Up 20% in 6 months, is the Westpac share price now fully valued?

A woman dressed in red and standing in front of a red background peers thoughtfully at a piggy bank in her hand.

A woman dressed in red and standing in front of a red background peers thoughtfully at a piggy bank in her hand.

It has been a fruitful time to own Westpac Banking Corp (ASX: WBC) shares over the last six months. The Westpac share price has lifted by around 20% in that period.

Other ASX 200 bank shares have also performed well, with the Commonwealth Bank of Australia (ASX: CBA) share price up 14%, the National Australia Bank Ltd (ASX: NAB) share price rising 9% and the ANZ Group Holdings Ltd (ASX: ANZ) share price 13% higher.

Westpac stands above the rest over the past six months. But can this continue?

What’s driving Westpac shares?

The ASX banks are all expected to see improving profitability thanks to the higher official central bank interest rate.

Banks like Westpac are able to quickly pass on the interest rate rises to borrowers but give savers less of an interest rate rise. According to various media reporting, Treasurer Jim Chalmers has asked the Australian Competition and Consumer Commission (ACCC) to look at the rates offered on deposit accounts.

Being able to make more profit from the same loan book is a good help for Westpac.

Another aspect is that the business is looking to significantly reduce its cost base. In FY21, it spent $10.1 billion on underlying expenses, which were reduced to $9.4 billion in FY22. The target is $8.6 billion by FY24, Lower costs can improve the bank’s net profit position.

Are Westpac shares worth buying?

The ASX bank share could still be called cheap based on the conventional measure of looking at its price/earnings (p/e) ratio.

According to Commsec, the business is valued at under 12x FY23’s estimated earnings. Due to its low valuation, it could also pay a large dividend yield.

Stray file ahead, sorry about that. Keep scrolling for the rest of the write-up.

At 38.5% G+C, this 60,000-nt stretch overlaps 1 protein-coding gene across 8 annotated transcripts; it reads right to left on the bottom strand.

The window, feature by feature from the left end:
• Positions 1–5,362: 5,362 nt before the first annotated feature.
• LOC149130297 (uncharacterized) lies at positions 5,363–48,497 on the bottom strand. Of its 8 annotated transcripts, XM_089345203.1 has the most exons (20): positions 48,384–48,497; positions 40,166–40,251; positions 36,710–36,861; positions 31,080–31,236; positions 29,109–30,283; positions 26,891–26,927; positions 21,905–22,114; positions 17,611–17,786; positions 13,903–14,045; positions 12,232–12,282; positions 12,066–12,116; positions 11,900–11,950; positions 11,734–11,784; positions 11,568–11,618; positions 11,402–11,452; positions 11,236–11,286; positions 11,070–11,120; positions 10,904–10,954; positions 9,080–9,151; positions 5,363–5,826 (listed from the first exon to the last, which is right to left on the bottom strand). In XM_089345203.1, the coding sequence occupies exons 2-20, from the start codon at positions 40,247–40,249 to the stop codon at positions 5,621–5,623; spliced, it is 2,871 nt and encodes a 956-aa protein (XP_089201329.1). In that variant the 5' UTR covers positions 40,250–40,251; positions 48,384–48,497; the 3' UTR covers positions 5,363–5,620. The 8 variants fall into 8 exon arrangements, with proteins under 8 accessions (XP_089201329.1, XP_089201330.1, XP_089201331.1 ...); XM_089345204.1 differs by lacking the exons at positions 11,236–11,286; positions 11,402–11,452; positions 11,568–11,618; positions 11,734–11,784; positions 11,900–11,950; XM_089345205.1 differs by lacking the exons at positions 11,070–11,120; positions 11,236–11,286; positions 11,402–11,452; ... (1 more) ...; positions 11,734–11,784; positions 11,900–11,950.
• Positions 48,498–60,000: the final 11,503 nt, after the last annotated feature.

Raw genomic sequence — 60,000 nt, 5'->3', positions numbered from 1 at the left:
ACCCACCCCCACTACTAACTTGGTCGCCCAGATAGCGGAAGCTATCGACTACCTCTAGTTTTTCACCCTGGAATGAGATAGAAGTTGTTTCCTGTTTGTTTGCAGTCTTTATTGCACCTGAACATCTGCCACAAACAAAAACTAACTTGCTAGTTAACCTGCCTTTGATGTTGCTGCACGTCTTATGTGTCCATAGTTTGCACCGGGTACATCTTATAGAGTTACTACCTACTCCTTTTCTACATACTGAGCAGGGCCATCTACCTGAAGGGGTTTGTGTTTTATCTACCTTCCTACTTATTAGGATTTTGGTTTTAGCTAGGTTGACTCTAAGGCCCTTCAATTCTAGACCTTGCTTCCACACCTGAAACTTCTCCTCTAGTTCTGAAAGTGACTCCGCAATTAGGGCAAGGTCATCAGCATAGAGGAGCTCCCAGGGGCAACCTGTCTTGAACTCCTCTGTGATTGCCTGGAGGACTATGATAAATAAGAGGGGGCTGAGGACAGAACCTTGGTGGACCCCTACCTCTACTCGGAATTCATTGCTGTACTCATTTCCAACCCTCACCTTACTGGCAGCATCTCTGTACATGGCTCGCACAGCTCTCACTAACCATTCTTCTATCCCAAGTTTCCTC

Commsec estimates suggest it could pay an annual dividend per share of $1.38. If paid, this would equate to a grossed-up dividend yield of 8.2%.

So, investors can still gain Westpac shares for a relatively low earnings multiple and a good dividend yield.

Of the analysts that Commsec cover, nine of them rate it as a buy, while four consider it a hold and four rate it as a sell.

The investment bank Goldman Sachs is among the brokers that rate the ASX bank share as a buy, with a price target of $27.68, according to Commsec. That suggests it could rise another 15% over the next year.

Foolish takeaway

Share prices often follow earnings over time. In other words, if Westpac shares are able to generate more profit, then this could drive shareholder returns for investors.

However, on the horizon, there is a concern about how much the higher interest rates will lead to higher arrears. I’m inclined to think that bad debts are going to rise by the end of 2023.

The post Up 20% in 6 months, is the Westpac share price now fully valued? appeared first on The Motley Fool Australia.

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Motley Fool contributor Tristan Harrison has no position in any of the stocks mentioned. The Motley Fool Australia’s parent company Motley Fool Holdings Inc. has no position in any of the stocks mentioned. The Motley Fool Australia has recommended Westpac Banking. The Motley Fool has a disclosure policy. This article contains general investment advice only (under AFSL 400691). Authorised by Scott Phillips.

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